September 19, 1924

ST. LOUIS—With a Senator win or Tiger loss poised to finish off all American League drama, it seemed fitting to coax a flight to the Mississippi out of Dean C. Smith. If Washington were to prevail today, readers would choose to be at their side, and the spectacle of Ty Cobb reaching his volcanic peak is one I would choose to avoid at any cost.

So here I am near the banks of the Great River, watching Walter Johnson warm up to face the sinking Brownies. At 22-10, Walter will most likely finish second to Rip Collins in any Pitcher of the Year consideration, but I would not want to step into a batter box against him on a day like this. True to form, he dispatches with the first nine men he faces, but his batting mates cannot break through against Urban Shocker, despite five men getting aboard in the first three innings.

The Train does away with Sisler and Robertson to begin the St. Louis 4th, before Baby Doll Jacobson ignites the crowd with a searing triple between Goslin and Leibold. Ken Williams meekly pops out to end things, and Johnson visibly bears down all the more. Bennett nicks him for a two-out single in the 5th, but after Harry Rice lines out we move to the 6th, still scoreless. The early news from back in Detroit is encouraging, as New York has a 1-0 lead into the 4th, but the Senators want to win this prize with a win.

Yet Shocker has them in a constant bind, allowing one runner to reach base every inning and leaving him there. With one out in the Browns' 6th, Walter finally hiccups. Sisler lashes a single. Robertson gets him to third with another. Baby Doll, his triple still fresh in the Train's mind, seems to rattle him further for Jacobson then knocks a single into left for a 1-0 St. Louis lead!

Johnson smotes every Brownie hereafter. but all that does is make the Washington frustrations mount. Ruel walks with two outs in the 7th: stranded. Rice singles with two outs in the 8th: stranded. Harris singles to lead the 9th, but Peckinpaugh flies out, pinch-batter Richbourg bounds into a force, and Ruel fans on three pitches and the Nats have dropped a game they had no business losing.

We writers are allowed access then to the visitor clubhouse, where the glum but anxious players sit around in their half-dressed states and wait for the upstairs ticker machine to wire us further news from Navin Field. Ghastly quiet fills the room for a good half hour, and then a press row boy pops in with a burst of news—

The Yankees have scored five times in the 5th!

The club house explodes with cheers. Manager Harris' coaches and a few of the players try to shake his hand, but Bucky will have none of it yet. "Still four innings to go, men!" he proclaims, and the expectant hush gradually returns.

While the players largely play cards to keep their nerves in check, the reporters are forced to speculate among themselves or discuss possible Senator rotations for the World Series. The Washington scribes are a decidedly animated bunch, including a young fellow named Povich who seems smarter than the rest, and I have just as much trouble standing still as them.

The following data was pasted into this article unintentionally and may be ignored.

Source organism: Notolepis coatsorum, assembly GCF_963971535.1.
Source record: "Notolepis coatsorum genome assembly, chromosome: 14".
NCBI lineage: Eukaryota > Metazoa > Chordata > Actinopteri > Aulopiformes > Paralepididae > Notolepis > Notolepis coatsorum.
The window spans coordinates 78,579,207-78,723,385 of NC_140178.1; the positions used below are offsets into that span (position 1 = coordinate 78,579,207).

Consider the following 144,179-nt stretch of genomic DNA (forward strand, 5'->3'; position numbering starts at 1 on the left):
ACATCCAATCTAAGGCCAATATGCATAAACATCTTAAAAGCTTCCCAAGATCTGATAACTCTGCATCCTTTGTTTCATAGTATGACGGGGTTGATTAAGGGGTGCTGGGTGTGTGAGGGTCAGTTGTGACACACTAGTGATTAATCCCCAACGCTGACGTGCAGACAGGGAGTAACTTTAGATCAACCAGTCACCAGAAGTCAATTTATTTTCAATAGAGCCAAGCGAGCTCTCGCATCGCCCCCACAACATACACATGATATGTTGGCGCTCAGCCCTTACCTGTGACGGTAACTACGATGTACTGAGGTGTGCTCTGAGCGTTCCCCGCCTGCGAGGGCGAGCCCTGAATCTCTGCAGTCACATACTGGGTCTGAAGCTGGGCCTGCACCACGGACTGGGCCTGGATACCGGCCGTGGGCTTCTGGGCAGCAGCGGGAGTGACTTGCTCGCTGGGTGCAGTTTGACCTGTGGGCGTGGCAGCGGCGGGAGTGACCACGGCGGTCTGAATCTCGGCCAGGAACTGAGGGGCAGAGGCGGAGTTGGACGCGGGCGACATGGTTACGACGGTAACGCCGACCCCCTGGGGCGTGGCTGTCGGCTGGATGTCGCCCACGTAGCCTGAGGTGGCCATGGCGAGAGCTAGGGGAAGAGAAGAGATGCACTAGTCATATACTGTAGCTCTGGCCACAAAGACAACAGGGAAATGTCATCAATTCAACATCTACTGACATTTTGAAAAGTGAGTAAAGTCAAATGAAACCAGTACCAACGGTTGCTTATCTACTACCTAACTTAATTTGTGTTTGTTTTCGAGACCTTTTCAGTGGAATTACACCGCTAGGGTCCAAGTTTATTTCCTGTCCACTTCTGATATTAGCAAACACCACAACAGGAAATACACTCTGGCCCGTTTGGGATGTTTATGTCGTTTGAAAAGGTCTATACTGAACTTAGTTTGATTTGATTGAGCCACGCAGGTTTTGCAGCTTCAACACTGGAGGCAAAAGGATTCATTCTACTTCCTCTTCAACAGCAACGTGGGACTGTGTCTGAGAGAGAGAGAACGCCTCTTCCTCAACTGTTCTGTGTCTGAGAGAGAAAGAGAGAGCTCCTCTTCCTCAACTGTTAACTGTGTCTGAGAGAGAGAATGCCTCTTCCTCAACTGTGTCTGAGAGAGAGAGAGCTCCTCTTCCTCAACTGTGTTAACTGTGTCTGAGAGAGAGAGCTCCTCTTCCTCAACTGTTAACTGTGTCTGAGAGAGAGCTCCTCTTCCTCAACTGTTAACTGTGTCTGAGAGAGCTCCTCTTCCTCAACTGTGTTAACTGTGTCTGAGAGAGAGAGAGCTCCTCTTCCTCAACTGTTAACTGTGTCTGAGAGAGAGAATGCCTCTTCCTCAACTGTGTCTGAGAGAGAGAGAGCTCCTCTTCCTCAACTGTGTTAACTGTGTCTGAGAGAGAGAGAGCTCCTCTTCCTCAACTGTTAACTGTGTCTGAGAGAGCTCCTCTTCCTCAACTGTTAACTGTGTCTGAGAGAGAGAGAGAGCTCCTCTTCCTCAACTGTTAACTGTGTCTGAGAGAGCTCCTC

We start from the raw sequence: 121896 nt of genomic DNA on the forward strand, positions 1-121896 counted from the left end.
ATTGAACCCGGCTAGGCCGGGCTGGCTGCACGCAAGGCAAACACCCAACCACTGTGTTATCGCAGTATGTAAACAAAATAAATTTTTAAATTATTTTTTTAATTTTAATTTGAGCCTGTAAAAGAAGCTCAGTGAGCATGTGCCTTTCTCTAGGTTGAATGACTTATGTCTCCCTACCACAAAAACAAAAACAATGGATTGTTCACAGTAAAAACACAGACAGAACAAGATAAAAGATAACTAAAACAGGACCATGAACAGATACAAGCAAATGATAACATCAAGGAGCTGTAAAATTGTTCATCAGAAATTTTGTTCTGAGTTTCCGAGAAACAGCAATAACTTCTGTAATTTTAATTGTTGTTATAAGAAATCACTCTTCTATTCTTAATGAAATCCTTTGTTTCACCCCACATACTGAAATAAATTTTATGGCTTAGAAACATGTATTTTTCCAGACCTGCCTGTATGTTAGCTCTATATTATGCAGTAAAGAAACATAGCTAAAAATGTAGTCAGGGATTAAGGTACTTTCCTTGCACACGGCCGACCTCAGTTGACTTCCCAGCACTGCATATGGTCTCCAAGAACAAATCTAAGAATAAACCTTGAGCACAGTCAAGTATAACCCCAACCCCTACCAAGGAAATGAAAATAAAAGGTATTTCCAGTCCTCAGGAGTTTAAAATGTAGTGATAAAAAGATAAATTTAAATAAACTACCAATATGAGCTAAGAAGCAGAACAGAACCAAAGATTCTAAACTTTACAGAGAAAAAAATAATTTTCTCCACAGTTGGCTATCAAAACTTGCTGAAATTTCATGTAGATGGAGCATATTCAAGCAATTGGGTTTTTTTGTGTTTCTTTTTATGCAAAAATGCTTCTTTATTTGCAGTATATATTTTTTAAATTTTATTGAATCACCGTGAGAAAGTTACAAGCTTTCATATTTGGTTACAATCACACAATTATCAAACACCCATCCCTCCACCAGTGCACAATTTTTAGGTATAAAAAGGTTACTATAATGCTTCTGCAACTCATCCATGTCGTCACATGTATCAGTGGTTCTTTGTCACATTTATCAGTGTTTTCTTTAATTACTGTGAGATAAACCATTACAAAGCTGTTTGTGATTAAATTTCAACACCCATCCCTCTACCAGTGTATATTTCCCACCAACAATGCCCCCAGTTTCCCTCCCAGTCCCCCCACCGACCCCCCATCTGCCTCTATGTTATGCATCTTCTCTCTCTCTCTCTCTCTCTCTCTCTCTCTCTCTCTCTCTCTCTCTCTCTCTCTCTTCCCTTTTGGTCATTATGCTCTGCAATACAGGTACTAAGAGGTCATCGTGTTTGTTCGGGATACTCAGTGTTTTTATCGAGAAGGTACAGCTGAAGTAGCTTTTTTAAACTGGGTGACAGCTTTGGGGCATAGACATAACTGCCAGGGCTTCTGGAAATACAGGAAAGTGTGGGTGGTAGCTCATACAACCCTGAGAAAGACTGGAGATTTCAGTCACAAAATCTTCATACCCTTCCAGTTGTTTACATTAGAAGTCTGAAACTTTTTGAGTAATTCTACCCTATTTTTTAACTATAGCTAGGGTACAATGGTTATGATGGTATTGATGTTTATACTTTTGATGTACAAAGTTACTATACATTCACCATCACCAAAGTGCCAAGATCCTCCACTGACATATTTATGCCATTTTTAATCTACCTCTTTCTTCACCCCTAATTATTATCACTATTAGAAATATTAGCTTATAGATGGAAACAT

Inning after scoreless inning, the press boy appears to announce the same score. My feet are becoming sore. Finally, the full bottom of the 9th action is sent down and read aloud to us by the apple-cheeked youngster:

"Haney pop out...Heilman single...Manush single...Woodall double play—"

And nothing else is heard. Roars and leaping cleats. Hand shaking and back patting and hugs and even some teary-eyed players. Harris emerges from an office with boxes of cigars and the room resembles an opium den in seconds. Joe Judge has a couple bottles of Canadian whiskey stashed in his equipment bag and those are passed around for frantic swigs.

For my part, I am happy for the first Washington pennant in years, but my heart goes out to my home fans in Detroit, wondering what in tarnation happened back there today. When I discover the answer, I am grateful I journeyed west to be share these moments with champions.

WAS 000 000 000 - 0 6 0
STL 000 001 00x - 1 5 0

Other American League games:

YANKEES 6-8-0, at TIGERS 0-6-2
Pure and simple, the Tigers are helpless against Herb Pennock, recently expunged from the rotation but resurrected for this one all-important game with Detroit. By contrast, the usually hideous Ken Holloway pitches a game even beyond his decrepit ability, falling behind 1-0 early on a triple by the punchless Everett Scott, then beginning the fatal 5th inning like this: single and error (by Holloway, naturally), Witt walk, Hendrick single, Ruth triple, Meusel triple, Pipp triple before Cobb stalks to the mound and no doubt comes within a fly's breath of tearing Holloway's throat open with his bare hands. Bert Cole comes on to stun the gathering by retiring all 15 New Yorkers he faces, but doom has drenched the ball yard for the day. Leave it to the Yanks to fail miserably in big games all year, then win the one the Tigers desperately need.

ATHLETICS 4-10-3, at WHITE SOX 2-10-2 (12 innings)
A thrilling encounter at Comiskey, as the Mackmen tie the score in the 9th after casting runners adrift against Robertson all game, then with it with two off Cvengros in the 12th, Slim Harriss getting the victory.

at INDIANS 15-17-0, RED SOX 5-8-4
It is actually 3-2 Boston in the 4th when the Tribe goes on a four-inning warpath. Ferguson, Piercy and Murray give up eight Cleveland doubles, which tends to be an impediment to winning.

AMERICAN LEAGUE through Friday, September 19
x-Washington Senators 8857.607
Detroit Tigers 8067.5449
Chicago White Sox 7670.52112.5
New York Yankees 7471.51014
Boston Red Sox 6977.47319.5
St. Louis Browns 6978.46920
Cleveland Indians 6681.44922.5
Philadelphia Athletics 6283.42825.5

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